Oh, baby! Bok choy!
March 10, 2023 at 9:10 a.m. | Updated March 10, 2023 at 9:10 a.m.
Until last year, I had no luck growing bok choy, also called pak choi (white cabbage). Every spring it would send up flowers before I could harvest it. Once it bolted in this way, it wasn’t edible.
After reading about this great veggie, I learned that bok choy is perfect for Pacific Northwest gardens. It needs only three to five hours of sun a day to produce leaves high in vitamin C and beta carotene. I moved my plants out of the direct sun to a partially shaded bed and I was rewarded with more bok choy than my family could eat.
If you garden, now is the time to think about planting these great veggies. Start them indoors about a month before your last frost date; or if outdoors, start two weeks before that date. Wait to transplant seedlings until the nights are above 50 degrees or they will flower right away.
If you don’t have a garden, Asian produce markets carry bok choy year-round, often fresher and cheaper than you’ll find in a traditional grocery store. Choose bok choy or the more tender baby bok choy, and you have the makings for several healthy and delicious dishes.
Bok Choy stir-fry
1 tablespoon olive oil
1 cup onions, thinly sliced
2-3 tablespoons garlic
2-3 tablespoons grated ginger root
1 teaspoon curry powder
1 teaspoon sugar
4 cups (¾ pound) baby bok choy
½ cup sliced red pepper
½ cup white wine vinegar or unseasoned rice vinegar
1 tablespoon sesame oil
Chop baby bok choy in quarters. If using the large type, strip greens off the stems. Heat oil in frying pan or wok. Sauté stems first, and then add greens for 1 to 2 minutes. Sauté onions 2 to 4 minutes and add garlic and ginger. Sprinkle curry powder over onions. Add sugar, bok choy and peppers. Cook 1 to 3 minutes, until bok choy is bright green and peppers are bright red. If using the large bok choy, add tender greens and cover. Reduce heat and let greens steam in their juice until tender, 2 to 3 minutes. Uncover and turn occasionally. Add a little water if sticking. Don’t overcook or greens will turn dark. Remove greens with slotted spoon, leaving juice in pan. Add rice vinegar and heat to boiling. Remove from heat and pour over greens. Sprinkle with sesame oil and serve. Serves 4.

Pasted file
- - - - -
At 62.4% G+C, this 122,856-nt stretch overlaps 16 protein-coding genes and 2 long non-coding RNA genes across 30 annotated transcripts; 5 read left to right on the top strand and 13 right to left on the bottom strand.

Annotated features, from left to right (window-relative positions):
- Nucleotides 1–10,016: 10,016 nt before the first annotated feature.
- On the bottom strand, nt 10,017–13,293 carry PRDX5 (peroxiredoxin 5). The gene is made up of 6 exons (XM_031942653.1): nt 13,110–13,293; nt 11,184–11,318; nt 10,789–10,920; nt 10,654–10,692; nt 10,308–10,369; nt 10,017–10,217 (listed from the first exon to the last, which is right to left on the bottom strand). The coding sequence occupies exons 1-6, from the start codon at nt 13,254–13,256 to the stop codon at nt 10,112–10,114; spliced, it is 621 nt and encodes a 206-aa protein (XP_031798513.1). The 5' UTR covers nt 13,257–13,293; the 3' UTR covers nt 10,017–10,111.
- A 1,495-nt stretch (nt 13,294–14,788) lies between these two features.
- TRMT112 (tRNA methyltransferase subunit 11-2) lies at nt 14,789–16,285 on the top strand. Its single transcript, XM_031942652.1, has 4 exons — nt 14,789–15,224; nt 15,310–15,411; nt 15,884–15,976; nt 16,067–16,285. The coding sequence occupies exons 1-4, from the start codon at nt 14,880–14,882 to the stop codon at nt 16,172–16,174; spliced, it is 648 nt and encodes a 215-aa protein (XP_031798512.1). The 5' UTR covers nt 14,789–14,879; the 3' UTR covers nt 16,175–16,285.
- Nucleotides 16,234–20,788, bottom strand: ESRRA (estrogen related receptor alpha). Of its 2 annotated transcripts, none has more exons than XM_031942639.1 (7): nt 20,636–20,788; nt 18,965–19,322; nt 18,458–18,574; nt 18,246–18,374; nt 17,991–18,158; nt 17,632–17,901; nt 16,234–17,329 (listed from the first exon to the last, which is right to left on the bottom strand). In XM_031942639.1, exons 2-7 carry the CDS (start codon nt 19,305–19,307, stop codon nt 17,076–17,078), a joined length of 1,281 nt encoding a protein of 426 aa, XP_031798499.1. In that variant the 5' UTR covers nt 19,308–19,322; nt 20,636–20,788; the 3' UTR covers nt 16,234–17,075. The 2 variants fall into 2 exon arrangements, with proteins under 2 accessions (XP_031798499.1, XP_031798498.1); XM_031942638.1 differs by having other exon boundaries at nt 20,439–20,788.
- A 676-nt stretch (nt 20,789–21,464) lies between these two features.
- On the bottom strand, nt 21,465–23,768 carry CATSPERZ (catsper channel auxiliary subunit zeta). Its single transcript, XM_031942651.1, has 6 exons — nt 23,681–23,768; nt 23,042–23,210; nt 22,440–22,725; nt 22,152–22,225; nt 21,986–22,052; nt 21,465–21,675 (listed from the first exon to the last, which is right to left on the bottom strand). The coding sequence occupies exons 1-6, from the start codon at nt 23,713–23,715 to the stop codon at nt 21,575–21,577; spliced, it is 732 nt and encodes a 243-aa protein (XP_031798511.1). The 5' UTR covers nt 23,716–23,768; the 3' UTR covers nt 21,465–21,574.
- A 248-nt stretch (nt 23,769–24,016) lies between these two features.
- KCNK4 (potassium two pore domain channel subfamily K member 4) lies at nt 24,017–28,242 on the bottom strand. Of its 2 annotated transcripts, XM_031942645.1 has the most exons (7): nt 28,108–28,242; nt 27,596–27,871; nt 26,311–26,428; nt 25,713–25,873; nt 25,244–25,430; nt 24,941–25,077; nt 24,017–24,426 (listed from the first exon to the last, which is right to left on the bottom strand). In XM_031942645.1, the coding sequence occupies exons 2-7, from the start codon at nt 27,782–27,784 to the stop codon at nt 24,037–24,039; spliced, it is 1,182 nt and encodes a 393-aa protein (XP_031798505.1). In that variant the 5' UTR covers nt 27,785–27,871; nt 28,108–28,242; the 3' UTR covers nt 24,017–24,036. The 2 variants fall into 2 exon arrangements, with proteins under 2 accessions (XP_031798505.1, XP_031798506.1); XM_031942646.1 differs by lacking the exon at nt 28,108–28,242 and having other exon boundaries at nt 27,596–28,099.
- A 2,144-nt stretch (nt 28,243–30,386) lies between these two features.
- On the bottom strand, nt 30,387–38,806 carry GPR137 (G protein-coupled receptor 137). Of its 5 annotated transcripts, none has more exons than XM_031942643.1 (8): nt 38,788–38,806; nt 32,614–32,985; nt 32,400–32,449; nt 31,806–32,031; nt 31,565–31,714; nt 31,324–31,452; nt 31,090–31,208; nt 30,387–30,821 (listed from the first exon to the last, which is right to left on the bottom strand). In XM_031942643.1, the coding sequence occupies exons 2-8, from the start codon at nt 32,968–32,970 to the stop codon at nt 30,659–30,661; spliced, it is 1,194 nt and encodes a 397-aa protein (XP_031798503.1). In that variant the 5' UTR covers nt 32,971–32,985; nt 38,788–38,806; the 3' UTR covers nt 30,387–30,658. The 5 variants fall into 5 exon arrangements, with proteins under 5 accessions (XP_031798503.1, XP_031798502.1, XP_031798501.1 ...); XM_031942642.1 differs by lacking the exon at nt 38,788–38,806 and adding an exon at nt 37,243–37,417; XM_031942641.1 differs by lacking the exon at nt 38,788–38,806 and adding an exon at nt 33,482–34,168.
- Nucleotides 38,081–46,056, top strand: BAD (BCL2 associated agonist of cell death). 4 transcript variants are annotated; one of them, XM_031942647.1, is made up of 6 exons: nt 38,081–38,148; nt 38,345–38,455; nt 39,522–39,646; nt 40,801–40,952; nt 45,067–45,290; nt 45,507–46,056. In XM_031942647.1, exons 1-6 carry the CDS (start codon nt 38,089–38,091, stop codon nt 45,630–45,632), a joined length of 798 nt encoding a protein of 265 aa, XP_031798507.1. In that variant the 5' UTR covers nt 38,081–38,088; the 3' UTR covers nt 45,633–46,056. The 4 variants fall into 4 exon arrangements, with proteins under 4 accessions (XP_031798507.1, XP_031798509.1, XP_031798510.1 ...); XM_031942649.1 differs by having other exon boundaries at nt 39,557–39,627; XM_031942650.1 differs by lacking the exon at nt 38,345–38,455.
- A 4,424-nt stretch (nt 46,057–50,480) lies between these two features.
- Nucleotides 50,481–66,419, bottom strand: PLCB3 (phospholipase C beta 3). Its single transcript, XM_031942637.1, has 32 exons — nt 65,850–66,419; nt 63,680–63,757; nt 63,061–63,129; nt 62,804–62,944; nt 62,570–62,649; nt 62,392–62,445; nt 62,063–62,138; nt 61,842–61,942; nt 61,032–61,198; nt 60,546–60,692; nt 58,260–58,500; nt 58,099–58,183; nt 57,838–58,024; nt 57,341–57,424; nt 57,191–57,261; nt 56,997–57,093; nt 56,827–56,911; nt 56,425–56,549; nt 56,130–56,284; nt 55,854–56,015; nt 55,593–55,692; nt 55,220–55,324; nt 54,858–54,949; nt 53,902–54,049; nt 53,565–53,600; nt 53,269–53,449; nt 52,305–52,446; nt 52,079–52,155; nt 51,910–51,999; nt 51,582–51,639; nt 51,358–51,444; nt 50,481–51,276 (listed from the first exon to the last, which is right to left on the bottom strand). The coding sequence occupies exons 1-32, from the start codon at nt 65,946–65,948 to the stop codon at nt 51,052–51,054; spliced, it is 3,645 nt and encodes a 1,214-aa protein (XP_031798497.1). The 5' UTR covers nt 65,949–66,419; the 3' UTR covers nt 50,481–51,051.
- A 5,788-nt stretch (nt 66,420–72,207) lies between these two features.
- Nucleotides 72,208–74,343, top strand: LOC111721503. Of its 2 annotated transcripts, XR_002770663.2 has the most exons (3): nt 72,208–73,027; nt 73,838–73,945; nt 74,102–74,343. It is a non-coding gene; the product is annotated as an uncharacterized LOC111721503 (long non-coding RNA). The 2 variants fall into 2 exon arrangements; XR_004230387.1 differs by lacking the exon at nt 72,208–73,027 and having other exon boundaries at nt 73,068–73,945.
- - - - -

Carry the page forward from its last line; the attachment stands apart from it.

Calories: 101, Carbohydrates: 9 grams, Protein: 2 grams, Sodium: 58 milligrams
Grilled baby bok choy
4-6 baby bok choy
3 tablespoons melted butter or olive oil
1/2 teaspoon each dried spice:
Heat grill or broiler. Mix spices and butter in a bowl. Cut bok choy in half or thirds. Put on preheated grill or grilling rack in oven. Brush with seasoned butter. Cook 2 to 4 minutes until heads show grill marks and edges of leaves are crispy. Using tongs, turn bok choy over, brush again and grill. Serve with barbecued chicken or pork. Serves 4.
Calories: 89, Carbohydrates: 3 grams, Protein: 1 gram, Sodium 114 milligrams
Baby bok choy ramen salad
4-6 heads baby bok choy
½ cup chopped green onions
2 tablespoons butter
¼ cup sugar
1 package ramen noodles
½ cup whole almonds
¼ cup white sesame seeds
1 tablespoon tahini or sugar (depending on how sweet you want to make it)
2 tablespoons low sodium soy sauce
2 tablespoons sesame oil
2 tablespoons unseasoned rice vinegar
Chop bok choy and onions and put in large bowl. Crush noodles with your hands or a rolling pin; throw away seasoning packet. In saucepan, melt butter and add sugar. Add noodles, almonds and sesame seeds, and then cook until golden brown. Be careful not to burn. Set aside to cool. Mix salad dressing in small bowl or jar. Add ramen and nut mixture to greens, sprinkle with salad dressing and toss. Serve right away. If taking to a potluck or buffet, carry the ramen nut mixture in a separate container and add right before serving. Serves 6.
Calories: 294, Carbohydrates: 24 grams, Protein: 7 grams, Sodium: 280 milligrams
[Contributor Katy G. Wilkens recently retired as registered dietitian and department head at Northwest Kidney Centers. The National Kidney Foundation Council on Renal Nutrition has honored her with its highest awards for excellence in education and for significant contributions in renal nutrition. She has also been awarded the Medal of Excellence in kidney nutrition from the American Association of Kidney Patients.]
Eating Well, Living Well classes
Studies show that working with a registered dietitian can delay kidney failure and postpone dialysis for longer than two years. FREE nutrition classes taught by Katy’s former team of registered dietitians are available at convenient times and locations around Puget Sound.
Eating Well, Living Well classes teach people how to eat healthier to slow the progress of kidney disease and postpone dialysis. Learn more at www.nwkidney.org/classes.